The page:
Awesome Animal - Cockatoo
I enjoy featuring awesome animals that show up in my novels. Today's Awesome Animal appears in Diffusion and Savage (and maybe others?).
So what the heck is a Cockatoo?
Cockatoos are parrots. There are about 21 species of cockatoos, making up the family of birds known as Cacatuidae. Perhaps the most recognizable thing about cockatoos is their spectacular crest, a group of feathers on top of their heads that they can raise and lower when circumstances require it. They are also typically less colorful than some of the other parrots. Most cockatoos are white, but some are pink, gray, and a few are black. Cockatoos live in Australia, New Guinea, and many islands of the Malay Archipelago. Below is a sulfur-crested cockatoo.
Amazing facts about Cockatoos
Cockatoos are loud! Their screeches and squawks can make your ears ring, and they can be heard a mile away. BUT... I must add that many reports of their volume are exaggerated. It is common to read that they are louder than a 747 jet. Cockatoos (particularly the Molluccan cockatoo, which is one of the loudest) can put out 135 dB of volume. Let's assume that was measured at about 3 meters away, which is what you would hear if you were in the same room. A jet engine puts out about 150 dB at 30 meters. Without getting into the math to prove it, this roughly means that at 170 meters away, the jet engine would be about as loud as the cockatoo at 3 meters away. So the claim that cockatoos are louder than a jet engine are not entirely accurate (calculations with the numbers provided above reveal that the jet engine puts out about 3000 times more sound energy than the cockatoo). But regardless, these birds are insanely LOUD. You would not want to have a pet cockatoo in an apartment building.
Check out this video of a loud Umbrella Cockatoo.
Cockatoos can bite hard! Most parrrots can bite hard because they feed on nuts and fruits that are very difficult to tear into or crack open (not to mention they use their beaks to help them climb). But unlike other parrots, cockatoos' lower mandibles have two prongs. Along with the curved single point of their upper jaw, this gives them what is called a three-way bite. So they can do more damage than other birds their size. Reports of jaw strength of parrots vary widely, but it appears that the large macaws can bite with a force of about 400 psi (pounds per square inch), and the larger cockatoos can bite at about 350 psi. Youch! In fact, wild cockatoos are known to cause considerable damage to houses and anything else made of wood.
Not all cockatoos are white. Although we typically see several of the white species in pet shops, other species of cockatoos can be a variety of beautiful colors. Below (from left to right) is the Red-Tailed Black Cockatoo, the Black Palm Cockatoo, and the Pink Cockatoo (also called the Major Mitchell's Cockatoo).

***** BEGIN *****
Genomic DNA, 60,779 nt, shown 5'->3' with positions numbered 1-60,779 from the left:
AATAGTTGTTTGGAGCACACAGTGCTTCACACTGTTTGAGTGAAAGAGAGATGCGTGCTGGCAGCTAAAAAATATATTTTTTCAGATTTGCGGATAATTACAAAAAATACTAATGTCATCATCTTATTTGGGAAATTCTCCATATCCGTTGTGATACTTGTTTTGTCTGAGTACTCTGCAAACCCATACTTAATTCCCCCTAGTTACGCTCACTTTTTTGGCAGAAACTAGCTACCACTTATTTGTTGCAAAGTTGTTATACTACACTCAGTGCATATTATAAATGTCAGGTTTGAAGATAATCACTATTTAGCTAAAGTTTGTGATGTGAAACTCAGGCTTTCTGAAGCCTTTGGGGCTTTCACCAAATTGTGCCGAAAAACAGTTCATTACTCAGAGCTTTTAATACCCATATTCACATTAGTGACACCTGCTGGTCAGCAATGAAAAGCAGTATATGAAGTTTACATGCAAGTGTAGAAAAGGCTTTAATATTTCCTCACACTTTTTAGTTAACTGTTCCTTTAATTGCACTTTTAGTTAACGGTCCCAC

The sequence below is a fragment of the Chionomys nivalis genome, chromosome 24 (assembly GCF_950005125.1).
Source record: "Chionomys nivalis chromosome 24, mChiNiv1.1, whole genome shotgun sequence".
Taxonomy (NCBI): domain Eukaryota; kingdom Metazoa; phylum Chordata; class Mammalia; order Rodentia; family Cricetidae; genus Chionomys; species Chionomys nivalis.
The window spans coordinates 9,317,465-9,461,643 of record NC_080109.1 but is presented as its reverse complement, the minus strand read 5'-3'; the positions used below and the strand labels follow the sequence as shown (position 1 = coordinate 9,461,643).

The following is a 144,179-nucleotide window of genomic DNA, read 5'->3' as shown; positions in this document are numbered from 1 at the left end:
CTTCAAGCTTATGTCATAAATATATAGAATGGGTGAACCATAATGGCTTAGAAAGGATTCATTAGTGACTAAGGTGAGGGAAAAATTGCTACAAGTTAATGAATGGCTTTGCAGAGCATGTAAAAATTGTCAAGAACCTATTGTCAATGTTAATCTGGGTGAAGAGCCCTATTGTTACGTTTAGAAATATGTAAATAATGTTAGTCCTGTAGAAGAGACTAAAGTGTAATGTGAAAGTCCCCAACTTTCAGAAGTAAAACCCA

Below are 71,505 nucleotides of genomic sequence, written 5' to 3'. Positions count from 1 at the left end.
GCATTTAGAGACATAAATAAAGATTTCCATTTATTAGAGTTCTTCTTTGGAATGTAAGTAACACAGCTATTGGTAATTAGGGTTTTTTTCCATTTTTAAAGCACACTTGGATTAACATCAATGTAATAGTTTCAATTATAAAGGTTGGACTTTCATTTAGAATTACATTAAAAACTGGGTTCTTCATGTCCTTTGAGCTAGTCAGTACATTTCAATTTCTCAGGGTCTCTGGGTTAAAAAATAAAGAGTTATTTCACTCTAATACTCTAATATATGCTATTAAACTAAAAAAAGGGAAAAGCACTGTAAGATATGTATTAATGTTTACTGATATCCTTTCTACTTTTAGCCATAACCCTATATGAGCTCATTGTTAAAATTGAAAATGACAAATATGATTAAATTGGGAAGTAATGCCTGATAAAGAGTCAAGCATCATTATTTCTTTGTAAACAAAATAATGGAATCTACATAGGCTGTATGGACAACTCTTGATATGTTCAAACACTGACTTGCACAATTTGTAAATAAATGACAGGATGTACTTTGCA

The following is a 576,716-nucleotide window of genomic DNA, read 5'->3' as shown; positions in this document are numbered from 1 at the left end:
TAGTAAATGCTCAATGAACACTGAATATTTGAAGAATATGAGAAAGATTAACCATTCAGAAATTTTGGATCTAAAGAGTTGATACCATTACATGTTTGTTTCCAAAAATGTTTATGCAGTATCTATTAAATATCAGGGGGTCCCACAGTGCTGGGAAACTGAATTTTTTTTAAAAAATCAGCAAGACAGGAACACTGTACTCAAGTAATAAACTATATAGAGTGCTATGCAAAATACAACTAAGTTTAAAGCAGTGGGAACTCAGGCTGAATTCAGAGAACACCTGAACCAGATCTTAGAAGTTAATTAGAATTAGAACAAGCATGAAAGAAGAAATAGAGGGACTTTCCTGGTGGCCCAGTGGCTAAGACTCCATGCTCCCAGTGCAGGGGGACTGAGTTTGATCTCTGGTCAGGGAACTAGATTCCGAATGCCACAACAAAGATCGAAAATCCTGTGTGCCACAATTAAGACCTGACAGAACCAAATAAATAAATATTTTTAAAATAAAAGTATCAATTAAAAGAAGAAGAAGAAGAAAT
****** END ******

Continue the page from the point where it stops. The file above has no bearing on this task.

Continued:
Cockatoos live a long time. The smallest of the cockatoos, the cockatiel (a very common pet bird) lives 10 - 14 years. But most of the larger cockatoos live 40 - 50 years. Keep in mind, though, that this is their lifespan in captivity, where they tend to live much longer than in the wild. The White Cockatoo has an average life span of 40 - 60 years. Supposedly, the longest-lived cockatoo ever was Cocky Bennett. Cocky was a sulfur-crested cockatoo that lived at the Sea Breeze Hotel at Tom Uglys Point, Blakehurst (New South Wales, Australia). Cocky was known for his "patter." He died in 1916 at the age of 120 years! See photo below.
Whether you consider this a good thing or a bad thing, what really boosted the popularity of cockatoos as pets was a 1970s crime show on television. When I was a teenager, I used to watch Baretta, a refreshigly (for its time) gritty cop show about the detective, Tony Baretta (played by Robert Blake). Tony was kind of a loner, but he took comfort in talking to his pet sulfur-crested cockatoo, Fred.
Cockatoos are actually wild animals. I know, this seems obvious, but almost all of the available information on cockatoos has something to do with keeping them as pets. But if you read the information above, there are very good reasons to NOT keep them as pets. They are LOUD. They BITE hard. And they can OUTLIVE their owner. So let's not forget that cockatoos are amazing wild birds that are worth understanding better. I have been fortunate enough to travel to Australia only once, back in 1995 (although Trish and I are planning to go again in 2018!!). I remember the first time I saw cockatoos in the wild. We visited Fitzroy Island, and they were common there, chattering and feeding in the trees. I was so enthralled by them! So, as a reminder that cockatoos are not just popular pets, check out this video on the wild parrots and cockatoos of Australia.
So, the cockatoo deserves a place in the B.A.H.O.F. (Brilliant Animal Hall of Fame).
FUN FACT: The word brilliant originated in about 1680, as the french word, brillant, meaning shining. It has always, and still does, mean sparkling or shining brightly. But it has also evolved (especially in British English) to mean splendid or magnificent, which is a perfect fit for cockatoos. In other words, it is another way to say awesome.
Sulfur Crested Cockatoo #1 - San Diego Zoo
Cockatoos chewing wood - Samantha Dunn
Colorful Cockatoos - Pinterest
Cocky Bennett - Archive of Sutherland Shire Libraries, Australia
Baretta and Fred - NBC News
Everyone needs a creative outlet. That's why I write.